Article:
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Go tell it on the mountain

Forty years ago, a Carterton priest on a hiking trip got more excitement than he bargained for. Wairarapa Archive’s MARK PACEY recalls the saga of Father Peter Fitzgibbon’s mountain adventure.

On the morning of Monday, September 5, 1983, Father Fitzgibbon hiked his way to Atiwhakatu Hut in Tararua Forest Park. He did the responsible thing and left a note to say he was camping in his tent a few hundred metres down the track.

He spent the night there and the next day decided he wanted to see a bit more of the area.

“I decided to go up to Jumbo [Hut]. I thought I’d like to get the view,” Fitzgibbon would recount later.

While up on the ridge, the weather took a turn for the worse, and the priest was forced to retreat and seek shelter below the ridge.

After making his way down to a creek bed, Fitzgibbon spent a miserable night hunkered down, unable to pitch his tent due to the terrain. Despite the condition, he did manage to get some sleep and woke early on Wednesday.

By this stage, he was overdue and knew that people would be starting to look for him.

“I knew someone would have missed me by 7pm on Tuesday night when I should have been on duty. At 6.30pm. I looked at my watch and said, ‘Sorry folks’.”

Despite the conditions and the weather, Fitzgibbon never lost hope, buoyed by his faith.

“I knew people would be very worried and would pray. I knew because I had a special feeling that prayers were being reached by God and He was sending them down to me”.

Fitzgibbon continued to walk along the creek when he at last came across a sign of civilization. A bridge spanning a river that turned out to be the Waiōhine. He spent Wednesday night by the river and tried to ignore his growing hunger pangs, wanting to ration his food as he had no idea how long he would be in the bush.

Despite his best efforts, he gave in at 10.30pm.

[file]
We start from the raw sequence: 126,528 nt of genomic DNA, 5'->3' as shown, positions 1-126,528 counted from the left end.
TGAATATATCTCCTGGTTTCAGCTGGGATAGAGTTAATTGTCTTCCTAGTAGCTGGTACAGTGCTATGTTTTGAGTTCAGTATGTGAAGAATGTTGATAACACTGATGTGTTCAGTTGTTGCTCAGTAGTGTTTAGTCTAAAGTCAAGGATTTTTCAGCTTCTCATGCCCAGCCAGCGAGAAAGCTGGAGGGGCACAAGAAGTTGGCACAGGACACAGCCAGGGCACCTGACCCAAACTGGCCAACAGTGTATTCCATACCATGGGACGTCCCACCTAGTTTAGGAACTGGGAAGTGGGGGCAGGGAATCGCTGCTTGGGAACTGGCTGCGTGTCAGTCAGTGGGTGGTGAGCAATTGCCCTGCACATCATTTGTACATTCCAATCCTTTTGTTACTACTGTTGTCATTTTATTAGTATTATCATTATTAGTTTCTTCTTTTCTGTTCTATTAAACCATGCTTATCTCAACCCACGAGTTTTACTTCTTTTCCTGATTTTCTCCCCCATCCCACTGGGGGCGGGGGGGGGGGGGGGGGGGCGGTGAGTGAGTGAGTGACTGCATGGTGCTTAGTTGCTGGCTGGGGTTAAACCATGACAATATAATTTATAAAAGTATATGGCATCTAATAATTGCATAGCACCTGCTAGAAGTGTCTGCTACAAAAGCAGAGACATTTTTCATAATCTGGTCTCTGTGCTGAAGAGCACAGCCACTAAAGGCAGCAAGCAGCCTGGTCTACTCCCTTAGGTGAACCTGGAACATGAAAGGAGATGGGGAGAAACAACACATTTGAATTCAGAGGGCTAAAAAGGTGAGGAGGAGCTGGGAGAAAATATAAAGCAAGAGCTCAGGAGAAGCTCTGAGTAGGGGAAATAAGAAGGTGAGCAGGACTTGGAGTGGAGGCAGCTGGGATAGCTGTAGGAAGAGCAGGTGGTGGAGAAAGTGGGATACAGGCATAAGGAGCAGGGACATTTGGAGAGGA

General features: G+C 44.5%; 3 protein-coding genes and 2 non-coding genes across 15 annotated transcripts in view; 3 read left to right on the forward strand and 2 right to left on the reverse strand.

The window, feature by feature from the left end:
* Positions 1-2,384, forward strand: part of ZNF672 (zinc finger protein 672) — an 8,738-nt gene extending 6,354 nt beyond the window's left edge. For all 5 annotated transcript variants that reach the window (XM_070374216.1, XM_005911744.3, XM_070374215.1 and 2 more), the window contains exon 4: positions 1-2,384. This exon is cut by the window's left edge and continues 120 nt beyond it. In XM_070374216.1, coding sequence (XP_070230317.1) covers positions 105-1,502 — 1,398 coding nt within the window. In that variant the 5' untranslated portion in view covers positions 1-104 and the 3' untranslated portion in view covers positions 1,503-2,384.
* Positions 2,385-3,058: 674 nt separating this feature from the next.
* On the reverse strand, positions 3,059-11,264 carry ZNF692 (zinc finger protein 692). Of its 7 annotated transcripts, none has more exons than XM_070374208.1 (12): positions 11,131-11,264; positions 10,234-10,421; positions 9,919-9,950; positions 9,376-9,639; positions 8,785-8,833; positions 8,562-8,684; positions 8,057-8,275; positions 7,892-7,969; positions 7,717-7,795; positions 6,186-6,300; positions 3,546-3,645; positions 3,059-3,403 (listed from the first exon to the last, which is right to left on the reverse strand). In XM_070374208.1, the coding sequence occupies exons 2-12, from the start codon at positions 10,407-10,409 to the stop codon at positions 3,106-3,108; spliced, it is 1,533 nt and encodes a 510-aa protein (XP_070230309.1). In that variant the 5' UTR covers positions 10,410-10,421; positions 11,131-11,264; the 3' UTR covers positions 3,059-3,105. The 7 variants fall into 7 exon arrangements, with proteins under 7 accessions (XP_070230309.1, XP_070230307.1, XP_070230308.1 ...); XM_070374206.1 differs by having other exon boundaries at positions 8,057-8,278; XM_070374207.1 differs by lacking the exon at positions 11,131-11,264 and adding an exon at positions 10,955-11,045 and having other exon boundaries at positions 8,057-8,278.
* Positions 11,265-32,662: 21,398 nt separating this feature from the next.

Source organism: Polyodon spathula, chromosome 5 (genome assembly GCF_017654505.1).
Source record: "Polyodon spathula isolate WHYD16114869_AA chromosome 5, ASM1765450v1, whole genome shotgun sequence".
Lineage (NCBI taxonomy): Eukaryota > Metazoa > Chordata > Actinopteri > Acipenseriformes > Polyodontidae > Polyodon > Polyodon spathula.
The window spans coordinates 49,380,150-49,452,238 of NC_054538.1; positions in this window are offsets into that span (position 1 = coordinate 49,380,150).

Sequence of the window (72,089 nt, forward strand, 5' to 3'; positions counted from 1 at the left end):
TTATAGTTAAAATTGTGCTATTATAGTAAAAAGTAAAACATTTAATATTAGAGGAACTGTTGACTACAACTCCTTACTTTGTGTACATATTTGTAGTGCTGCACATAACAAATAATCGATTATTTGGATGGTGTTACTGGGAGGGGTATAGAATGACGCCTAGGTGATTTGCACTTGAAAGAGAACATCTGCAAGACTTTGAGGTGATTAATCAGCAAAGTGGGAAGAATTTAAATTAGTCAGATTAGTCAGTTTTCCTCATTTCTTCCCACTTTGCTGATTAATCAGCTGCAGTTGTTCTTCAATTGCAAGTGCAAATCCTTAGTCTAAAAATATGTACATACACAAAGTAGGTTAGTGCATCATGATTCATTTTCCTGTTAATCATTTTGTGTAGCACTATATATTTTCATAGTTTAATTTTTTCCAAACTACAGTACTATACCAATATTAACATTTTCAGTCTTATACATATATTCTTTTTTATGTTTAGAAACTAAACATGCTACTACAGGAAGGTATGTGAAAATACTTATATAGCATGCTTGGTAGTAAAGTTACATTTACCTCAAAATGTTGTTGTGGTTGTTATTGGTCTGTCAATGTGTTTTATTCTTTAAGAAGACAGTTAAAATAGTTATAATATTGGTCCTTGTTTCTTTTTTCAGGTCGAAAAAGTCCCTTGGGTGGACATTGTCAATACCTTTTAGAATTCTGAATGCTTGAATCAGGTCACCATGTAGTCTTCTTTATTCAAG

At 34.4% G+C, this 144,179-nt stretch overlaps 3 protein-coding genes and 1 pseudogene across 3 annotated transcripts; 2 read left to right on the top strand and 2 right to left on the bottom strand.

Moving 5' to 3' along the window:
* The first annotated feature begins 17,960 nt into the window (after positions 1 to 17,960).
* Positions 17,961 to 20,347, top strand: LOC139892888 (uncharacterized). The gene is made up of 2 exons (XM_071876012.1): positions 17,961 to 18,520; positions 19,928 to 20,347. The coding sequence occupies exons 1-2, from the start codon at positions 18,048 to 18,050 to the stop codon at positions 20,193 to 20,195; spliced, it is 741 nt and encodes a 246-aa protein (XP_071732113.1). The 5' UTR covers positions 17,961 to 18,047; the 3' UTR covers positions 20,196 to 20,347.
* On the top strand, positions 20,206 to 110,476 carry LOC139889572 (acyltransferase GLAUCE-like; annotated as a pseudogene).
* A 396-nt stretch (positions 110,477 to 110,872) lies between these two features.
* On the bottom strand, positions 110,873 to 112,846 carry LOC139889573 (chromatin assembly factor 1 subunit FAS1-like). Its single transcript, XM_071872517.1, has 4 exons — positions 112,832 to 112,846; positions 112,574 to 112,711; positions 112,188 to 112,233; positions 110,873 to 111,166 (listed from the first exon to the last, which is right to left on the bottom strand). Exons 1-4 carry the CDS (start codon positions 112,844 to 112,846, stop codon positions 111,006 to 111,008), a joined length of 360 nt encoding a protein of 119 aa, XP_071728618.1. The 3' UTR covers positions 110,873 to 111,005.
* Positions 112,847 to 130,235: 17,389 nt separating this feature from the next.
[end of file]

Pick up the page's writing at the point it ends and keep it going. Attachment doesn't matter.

“I had to eat and put my last teaspoon of lemon barley juice in a cup with water and had that and a tangelo. It filled me up”.

Fitzgibbon awoke at 5am on Thursday and made the decision to have the remainder of his rations to build his strength before he tried to make his escape from the bush. After dressing in the dark, he continued his journey. His map was of no use to him anymore, reduced to a sodden mess after having been wet for so many days.

At 7.30am he came to Waiōhine Hut and made his way inside. Relieved that he had found shelter, he was disturbed when he had a look at the hut logbook.

“I read in the logbook that the last people to use the hut had been there in July, so I wrote in the book that I hoped it wasn’t two months before anyone came again – you’ve got to keep a sense of humour to keep your morale up.”

In the hut, Fitzgibbon found a supply of food and some coffee. While the porridge was quite palatable, the coffee was a little on the old side.

“It had gone lumpy and sticky, but I put in the billy and had some coffee”.

To make it obvious that he was in the hut, Fitzgibbon had made a white cross and put it outside so it could be seen from the air. He also left some other items that he hoped would make it obvious where he was.

The weather on that Thursday was miserable, it had rained all day. Turning in for the night, the priest hoped that this might be his last out in the bush.

The next morning, he awoke to a new sound, not one that is natural in the bush – a helicopter.

“The noise of the helicopter woke me up. I picked up the jersey I was going to signal with, I started to put on my boots, then Vince Duckett walked through the hut door. It was a very emotional moment for both of us. To me, he represented all the searchers.”

After a helicopter ride to Hood Aerodrome, Fitzgibbon got to go home to his family in Carterton. On Saturday, a special service was held at the chapel at St Raphael’s Home of Compassion where a grateful flock welcomed home their father.

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